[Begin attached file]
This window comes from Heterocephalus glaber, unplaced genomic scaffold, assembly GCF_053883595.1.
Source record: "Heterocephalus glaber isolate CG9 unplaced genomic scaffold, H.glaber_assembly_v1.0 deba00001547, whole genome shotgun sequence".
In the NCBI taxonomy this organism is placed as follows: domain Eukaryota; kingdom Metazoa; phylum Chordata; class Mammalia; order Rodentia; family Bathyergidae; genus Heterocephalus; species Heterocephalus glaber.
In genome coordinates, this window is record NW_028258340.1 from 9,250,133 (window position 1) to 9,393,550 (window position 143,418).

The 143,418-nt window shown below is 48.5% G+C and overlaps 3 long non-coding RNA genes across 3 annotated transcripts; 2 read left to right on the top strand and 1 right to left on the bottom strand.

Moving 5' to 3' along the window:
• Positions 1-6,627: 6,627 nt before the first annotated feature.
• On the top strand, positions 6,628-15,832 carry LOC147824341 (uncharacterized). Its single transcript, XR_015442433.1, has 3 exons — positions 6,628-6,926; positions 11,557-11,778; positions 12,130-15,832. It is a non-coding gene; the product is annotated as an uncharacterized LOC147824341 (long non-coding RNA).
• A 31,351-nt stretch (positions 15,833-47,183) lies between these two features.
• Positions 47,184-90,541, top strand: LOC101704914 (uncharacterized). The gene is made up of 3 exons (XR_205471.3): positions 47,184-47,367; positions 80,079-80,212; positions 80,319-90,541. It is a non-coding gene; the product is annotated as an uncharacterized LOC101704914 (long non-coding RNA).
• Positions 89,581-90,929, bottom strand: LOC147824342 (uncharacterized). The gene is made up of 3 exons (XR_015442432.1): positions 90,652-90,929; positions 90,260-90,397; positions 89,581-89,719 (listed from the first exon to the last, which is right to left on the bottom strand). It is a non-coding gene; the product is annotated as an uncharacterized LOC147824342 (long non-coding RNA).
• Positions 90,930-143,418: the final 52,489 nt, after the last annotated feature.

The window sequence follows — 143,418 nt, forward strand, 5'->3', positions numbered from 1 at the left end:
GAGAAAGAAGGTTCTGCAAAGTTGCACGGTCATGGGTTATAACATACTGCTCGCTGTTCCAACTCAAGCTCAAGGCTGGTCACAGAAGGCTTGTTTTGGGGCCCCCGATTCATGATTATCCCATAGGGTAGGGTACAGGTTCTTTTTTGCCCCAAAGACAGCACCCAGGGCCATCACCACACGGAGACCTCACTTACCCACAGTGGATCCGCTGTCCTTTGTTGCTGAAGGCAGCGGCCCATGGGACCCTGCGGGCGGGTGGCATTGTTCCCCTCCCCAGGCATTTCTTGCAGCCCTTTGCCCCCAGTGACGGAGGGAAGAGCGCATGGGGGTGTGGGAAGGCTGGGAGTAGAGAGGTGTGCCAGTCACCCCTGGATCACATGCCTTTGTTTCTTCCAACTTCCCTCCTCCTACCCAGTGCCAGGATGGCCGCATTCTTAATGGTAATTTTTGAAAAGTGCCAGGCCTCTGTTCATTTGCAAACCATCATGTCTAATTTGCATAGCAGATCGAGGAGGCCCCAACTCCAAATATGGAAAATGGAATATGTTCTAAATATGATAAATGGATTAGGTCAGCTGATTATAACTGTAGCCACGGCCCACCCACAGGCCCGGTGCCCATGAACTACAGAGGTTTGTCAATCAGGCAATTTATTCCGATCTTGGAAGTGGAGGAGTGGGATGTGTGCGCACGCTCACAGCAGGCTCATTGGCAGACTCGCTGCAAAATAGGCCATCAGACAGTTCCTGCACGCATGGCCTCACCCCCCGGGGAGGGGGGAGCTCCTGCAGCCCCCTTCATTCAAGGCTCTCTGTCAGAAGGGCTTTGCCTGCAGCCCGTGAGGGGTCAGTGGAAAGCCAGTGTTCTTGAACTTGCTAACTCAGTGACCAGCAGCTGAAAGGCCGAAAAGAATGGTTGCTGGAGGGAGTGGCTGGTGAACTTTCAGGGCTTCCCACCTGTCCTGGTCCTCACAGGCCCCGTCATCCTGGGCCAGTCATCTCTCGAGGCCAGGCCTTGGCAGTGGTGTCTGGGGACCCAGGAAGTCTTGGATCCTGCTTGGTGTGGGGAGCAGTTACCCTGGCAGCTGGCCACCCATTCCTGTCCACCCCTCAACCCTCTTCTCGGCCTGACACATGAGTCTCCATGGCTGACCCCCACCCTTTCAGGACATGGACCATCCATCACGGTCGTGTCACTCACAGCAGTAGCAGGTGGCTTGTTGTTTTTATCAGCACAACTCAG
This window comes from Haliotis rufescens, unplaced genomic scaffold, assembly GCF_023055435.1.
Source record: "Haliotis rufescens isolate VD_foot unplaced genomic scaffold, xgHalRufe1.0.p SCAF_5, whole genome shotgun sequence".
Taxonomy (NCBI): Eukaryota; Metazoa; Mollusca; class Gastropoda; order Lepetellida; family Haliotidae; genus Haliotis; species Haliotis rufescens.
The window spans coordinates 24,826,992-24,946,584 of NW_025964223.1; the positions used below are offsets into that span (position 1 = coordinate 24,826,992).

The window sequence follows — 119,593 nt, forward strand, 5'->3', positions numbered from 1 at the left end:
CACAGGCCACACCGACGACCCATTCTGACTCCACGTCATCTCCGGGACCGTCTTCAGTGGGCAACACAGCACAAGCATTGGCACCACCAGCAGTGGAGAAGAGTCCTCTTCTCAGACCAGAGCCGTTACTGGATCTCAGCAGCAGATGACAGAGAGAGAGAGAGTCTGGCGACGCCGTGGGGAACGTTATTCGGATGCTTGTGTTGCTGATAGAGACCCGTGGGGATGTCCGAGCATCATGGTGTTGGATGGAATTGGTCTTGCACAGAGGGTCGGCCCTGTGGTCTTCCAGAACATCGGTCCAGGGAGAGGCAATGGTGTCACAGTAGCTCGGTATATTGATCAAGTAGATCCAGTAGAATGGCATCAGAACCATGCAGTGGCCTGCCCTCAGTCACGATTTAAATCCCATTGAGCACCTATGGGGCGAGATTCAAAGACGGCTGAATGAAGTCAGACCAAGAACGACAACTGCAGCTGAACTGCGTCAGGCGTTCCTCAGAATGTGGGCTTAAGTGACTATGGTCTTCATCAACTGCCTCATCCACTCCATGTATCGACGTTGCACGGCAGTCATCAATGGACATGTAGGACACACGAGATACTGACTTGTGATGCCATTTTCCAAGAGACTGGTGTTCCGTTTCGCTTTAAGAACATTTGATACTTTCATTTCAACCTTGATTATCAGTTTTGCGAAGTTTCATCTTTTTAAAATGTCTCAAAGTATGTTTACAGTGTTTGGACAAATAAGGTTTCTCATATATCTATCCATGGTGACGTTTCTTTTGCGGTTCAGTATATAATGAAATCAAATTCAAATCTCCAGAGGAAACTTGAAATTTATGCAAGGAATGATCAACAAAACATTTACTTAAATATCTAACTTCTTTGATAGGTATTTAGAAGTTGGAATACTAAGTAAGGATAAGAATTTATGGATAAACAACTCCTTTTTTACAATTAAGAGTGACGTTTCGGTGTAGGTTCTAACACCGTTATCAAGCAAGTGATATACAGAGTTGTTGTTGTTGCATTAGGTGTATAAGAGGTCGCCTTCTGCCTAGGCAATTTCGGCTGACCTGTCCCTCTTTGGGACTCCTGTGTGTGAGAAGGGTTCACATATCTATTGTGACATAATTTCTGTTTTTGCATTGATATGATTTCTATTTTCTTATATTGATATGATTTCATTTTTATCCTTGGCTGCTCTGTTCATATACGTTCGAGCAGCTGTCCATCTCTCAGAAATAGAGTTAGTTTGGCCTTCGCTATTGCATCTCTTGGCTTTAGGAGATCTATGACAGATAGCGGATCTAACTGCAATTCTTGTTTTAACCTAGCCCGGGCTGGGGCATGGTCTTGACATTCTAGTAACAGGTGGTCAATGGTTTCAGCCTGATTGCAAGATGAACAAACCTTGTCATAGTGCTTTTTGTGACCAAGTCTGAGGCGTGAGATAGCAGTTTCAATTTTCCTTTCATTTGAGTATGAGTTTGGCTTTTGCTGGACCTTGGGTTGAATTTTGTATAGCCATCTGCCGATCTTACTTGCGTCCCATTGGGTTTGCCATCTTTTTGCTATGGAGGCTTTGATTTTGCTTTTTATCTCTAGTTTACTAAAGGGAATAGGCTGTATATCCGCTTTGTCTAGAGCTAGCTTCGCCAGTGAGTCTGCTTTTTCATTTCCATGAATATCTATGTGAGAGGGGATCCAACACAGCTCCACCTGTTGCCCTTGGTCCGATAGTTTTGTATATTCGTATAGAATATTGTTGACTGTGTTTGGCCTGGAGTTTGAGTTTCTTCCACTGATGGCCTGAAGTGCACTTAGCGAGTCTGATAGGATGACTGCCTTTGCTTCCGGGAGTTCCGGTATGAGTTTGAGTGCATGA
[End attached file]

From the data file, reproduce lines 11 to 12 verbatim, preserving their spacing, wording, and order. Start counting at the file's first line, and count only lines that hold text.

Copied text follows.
• Positions 89,581-90,929, bottom strand: LOC147824342 (uncharacterized). The gene is made up of 3 exons (XR_015442432.1): positions 90,652-90,929; positions 90,260-90,397; positions 89,581-89,719 (listed from the first exon to the last, which is right to left on the bottom strand). It is a non-coding gene; the product is annotated as an uncharacterized LOC147824342 (long non-coding RNA).
• Positions 90,930-143,418: the final 52,489 nt, after the last annotated feature.